And finally George Lakoff: Moral Politics, 2005 & Retaking Political Discourse, 2011.
You can compare any of these with the lame dreck that comes out of the mouth of Christiana Figueres: Christiana Figueres: Building the Will for Action.
The recurring theme in all of them, even Figueres: WHAT TO DO? It comes down to mobilization and the connections people make with one another, and to the strength and resilience of those connections [and I am pleased to be hearing that too because I sure do agree].
I just wish I could see any evidence of it, anywhere. But I don't. If I thought it would do any good I'd lie about it.
Another related take on the subject can be found in 'The Conceptual Structure of Social Disputes': here (pdf).
Laerte Coutinho's work is often seen on these pages; an interesting person as you can see in the (English) Wikipedia entry.
The translations are not great ... sorry.
In my country stroking someone's hair is considered a degrading and offensive gesture.
[Look, I'm going to ... Away!]
I don't know how it came about. Our culture sees it as an indignity.
[Hug = Natural, Caress = Unnatural]
It is not prohibited by law since it may be between consenting adults.
[They say she ... (?)]
Or obtained in fortuitous anonymous encounters, and paid for.
In my country we have God. He's the one who built everything around here.
He lives at 34 Doctor Americo Pezzoni Street.
The world is going to end.
It ended. You were advised.
I remembered a few things. For example, things that only cook when no one's watching.
In my country torture is an acceptable way of treating a person in prison - or even just suspected.
There are well attended public interrogations.
In some cases torture is performed during the trial.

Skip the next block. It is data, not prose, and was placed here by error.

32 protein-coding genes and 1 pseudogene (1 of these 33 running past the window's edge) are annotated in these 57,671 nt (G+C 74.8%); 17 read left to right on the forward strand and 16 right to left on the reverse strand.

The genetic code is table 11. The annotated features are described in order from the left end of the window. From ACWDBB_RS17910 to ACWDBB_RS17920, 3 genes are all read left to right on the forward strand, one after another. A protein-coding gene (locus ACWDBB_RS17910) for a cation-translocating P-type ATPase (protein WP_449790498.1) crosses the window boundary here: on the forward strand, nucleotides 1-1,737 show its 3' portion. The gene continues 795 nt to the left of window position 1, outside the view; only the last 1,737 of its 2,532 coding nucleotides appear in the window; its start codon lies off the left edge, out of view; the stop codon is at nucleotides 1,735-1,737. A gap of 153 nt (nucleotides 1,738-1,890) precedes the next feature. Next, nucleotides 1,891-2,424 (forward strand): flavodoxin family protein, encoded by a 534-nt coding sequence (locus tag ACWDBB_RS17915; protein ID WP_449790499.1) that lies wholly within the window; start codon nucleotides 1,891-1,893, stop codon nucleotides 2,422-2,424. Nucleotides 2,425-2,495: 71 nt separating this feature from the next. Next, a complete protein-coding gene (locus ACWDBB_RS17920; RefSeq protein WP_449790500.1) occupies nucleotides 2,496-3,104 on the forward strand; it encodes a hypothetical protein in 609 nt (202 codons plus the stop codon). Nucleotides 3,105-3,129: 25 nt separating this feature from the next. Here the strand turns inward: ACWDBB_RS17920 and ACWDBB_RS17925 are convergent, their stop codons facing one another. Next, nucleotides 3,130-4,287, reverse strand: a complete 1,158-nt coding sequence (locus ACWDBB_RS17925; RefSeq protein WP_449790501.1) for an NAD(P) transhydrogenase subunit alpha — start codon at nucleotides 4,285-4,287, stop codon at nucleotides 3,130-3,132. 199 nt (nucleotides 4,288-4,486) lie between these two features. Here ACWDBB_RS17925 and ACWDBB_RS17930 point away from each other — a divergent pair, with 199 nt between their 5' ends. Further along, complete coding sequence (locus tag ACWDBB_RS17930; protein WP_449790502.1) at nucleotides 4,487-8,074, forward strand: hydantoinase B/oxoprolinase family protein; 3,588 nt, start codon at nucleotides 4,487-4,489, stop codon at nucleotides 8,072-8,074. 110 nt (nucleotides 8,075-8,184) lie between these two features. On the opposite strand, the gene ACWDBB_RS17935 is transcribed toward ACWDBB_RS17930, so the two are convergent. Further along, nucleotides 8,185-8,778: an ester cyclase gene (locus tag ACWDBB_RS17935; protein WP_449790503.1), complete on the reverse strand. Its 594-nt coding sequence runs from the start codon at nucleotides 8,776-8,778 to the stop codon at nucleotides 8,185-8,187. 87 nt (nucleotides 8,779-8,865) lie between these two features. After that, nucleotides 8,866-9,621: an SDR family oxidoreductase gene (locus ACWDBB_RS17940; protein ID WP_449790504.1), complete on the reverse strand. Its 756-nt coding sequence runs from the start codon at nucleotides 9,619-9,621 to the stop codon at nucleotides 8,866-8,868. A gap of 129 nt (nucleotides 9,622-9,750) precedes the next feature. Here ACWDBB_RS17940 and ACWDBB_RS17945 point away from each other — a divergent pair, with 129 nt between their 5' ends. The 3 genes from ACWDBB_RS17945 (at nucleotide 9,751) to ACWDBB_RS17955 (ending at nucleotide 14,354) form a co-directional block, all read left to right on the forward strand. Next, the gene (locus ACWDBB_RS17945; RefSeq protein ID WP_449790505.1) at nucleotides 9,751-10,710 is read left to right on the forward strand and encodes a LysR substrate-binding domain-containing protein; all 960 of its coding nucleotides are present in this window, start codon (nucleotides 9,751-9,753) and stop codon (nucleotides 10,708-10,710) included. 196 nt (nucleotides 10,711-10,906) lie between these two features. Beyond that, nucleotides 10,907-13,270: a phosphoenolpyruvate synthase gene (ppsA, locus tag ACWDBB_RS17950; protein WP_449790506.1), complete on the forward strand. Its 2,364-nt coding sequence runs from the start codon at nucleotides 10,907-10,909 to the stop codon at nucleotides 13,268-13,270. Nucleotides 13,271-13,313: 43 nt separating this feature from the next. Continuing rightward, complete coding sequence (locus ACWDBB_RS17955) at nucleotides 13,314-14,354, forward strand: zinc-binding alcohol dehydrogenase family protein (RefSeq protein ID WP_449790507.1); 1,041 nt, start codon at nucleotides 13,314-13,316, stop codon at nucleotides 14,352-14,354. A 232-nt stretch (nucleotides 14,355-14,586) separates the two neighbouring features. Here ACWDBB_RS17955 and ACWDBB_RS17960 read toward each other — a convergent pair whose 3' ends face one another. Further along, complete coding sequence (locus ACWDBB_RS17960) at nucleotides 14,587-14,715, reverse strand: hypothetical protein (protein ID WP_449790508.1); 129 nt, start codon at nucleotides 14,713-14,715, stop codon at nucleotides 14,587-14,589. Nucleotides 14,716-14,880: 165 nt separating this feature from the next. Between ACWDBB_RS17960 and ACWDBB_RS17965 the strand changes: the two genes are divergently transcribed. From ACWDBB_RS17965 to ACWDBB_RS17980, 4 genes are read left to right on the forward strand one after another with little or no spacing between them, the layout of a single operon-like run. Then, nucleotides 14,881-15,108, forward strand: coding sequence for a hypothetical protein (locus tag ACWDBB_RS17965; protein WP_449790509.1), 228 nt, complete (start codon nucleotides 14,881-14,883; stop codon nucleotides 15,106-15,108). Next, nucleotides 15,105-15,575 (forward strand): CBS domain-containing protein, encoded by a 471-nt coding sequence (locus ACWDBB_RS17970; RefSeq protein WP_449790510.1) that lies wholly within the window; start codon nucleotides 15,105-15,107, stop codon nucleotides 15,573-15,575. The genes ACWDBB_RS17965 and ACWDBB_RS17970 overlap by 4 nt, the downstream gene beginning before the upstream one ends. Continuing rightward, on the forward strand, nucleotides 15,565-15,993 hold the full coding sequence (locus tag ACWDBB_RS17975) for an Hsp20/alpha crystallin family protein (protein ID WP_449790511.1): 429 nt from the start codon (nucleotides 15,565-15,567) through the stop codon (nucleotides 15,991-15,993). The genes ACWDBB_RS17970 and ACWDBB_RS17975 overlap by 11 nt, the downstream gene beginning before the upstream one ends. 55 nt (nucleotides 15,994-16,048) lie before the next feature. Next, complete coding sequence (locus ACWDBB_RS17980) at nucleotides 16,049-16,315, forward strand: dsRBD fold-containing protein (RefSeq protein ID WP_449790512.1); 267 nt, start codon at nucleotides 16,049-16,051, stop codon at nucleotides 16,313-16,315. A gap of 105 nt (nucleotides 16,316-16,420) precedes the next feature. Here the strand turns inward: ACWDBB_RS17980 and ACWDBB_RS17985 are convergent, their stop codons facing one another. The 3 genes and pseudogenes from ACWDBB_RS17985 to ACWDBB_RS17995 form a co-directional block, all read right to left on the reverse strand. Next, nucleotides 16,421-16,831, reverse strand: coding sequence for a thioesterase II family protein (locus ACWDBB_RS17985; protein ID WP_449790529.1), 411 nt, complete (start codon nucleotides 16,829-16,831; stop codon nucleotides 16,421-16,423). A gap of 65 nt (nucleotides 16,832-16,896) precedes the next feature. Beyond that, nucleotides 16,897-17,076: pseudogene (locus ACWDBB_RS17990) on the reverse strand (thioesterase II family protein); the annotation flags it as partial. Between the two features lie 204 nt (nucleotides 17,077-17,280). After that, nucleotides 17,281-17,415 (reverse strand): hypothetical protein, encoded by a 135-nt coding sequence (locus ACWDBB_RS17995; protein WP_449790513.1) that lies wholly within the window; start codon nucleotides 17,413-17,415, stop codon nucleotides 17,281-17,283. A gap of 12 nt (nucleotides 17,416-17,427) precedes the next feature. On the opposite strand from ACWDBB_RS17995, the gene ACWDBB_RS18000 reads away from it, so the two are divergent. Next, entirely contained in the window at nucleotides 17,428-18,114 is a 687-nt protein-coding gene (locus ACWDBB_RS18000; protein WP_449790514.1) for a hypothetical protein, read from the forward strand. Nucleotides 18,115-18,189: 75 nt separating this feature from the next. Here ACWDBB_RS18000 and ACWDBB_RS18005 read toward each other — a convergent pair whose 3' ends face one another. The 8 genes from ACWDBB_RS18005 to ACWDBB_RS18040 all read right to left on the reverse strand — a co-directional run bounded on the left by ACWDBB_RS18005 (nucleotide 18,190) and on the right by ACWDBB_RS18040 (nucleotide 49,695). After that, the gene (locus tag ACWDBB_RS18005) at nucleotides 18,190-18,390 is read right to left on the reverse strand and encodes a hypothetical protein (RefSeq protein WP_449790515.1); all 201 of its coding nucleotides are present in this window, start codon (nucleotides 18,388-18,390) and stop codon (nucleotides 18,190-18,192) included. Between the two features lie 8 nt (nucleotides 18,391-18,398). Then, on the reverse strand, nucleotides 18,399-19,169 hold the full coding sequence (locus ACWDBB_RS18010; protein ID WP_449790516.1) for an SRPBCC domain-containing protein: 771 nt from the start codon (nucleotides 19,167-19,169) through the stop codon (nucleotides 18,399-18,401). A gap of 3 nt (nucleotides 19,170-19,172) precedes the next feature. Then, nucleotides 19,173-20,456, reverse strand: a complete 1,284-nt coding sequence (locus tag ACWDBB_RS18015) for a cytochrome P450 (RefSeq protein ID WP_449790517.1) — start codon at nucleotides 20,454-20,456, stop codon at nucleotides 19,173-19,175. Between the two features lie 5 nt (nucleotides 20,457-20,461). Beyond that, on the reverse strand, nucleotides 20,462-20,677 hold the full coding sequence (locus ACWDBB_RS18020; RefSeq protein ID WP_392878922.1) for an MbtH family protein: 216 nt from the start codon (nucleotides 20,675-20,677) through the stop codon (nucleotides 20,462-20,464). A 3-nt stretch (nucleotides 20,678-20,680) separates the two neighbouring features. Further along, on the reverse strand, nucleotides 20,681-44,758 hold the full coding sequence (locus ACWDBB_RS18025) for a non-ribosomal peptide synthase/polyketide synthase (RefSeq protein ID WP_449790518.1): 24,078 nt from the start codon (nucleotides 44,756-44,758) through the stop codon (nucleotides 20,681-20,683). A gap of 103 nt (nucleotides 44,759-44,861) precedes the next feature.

George Monbiot makes a passing reference in his lecture (above) to The Guardian. Lately I've been thinking about them too as they try to balance their books with corporate contributions. Imagine getting news on sustainable development in South Africa from AngloAmerican. You just have'ta laff ... and I would laugh, except for the scale of the tragedy at Marikana.
The examples below are subtler than that.
Better use of world’s existing cropland could feed 3 billion more people: study by Fiona Harvey & Bill Gates. (Oh really?!)
So ... We know who Bill Gates is (approximately). Who is Fiona Harvey? (Is she any relation to Harvey's Oil in St. John's I wonder?)
A clue is that the scientific paper on which the article is based is not very well described; you can find it but you have to look: Leverage points for improving global food security (behind a $20US pay-wall).
GM scaremongering in Africa is disarming the fight against poverty by Rob Bailey & Bill Gates.
Scaremongering? Is that what it is d'you think?
Our George Monbiot himself throws his support behind nuclear energy. See: here and here and here and here and here.
I'm not convinced, not moved in the slightest degree; not by George Monbiot nor by James Hansen who takes a comparable line if not so shrill (and most definitely not by the likes of that Gaia guy, wazzizname? ... James Lovelock). I don't see how we can dig ourselves out with a shovel that is so much the same as the one that dug us in? But ... desperate times breed some level of hysteria in all quarters so I don't hold a bit of wobbling against otherwise good heads.
There's no time for nuclear development anyway; I'd expect both of them to know that.
We should be repeating the successful Cuban experience ... everywhere. We're not. QED.
So ... the golden principle don't wash; nor does "home is where they have to take you in when you have to go there;" and, not Sonnet 116 ("But bears it out even to the edge of doom") neither. Oh my.
(Keeping always in mind the etymology of 'poet' which is 'maker'.)
The video around Dylan's 'Duquesne Whistle' is eloquent and unforgettable - I'll leave comparisons with our Will to others more qualified & competent.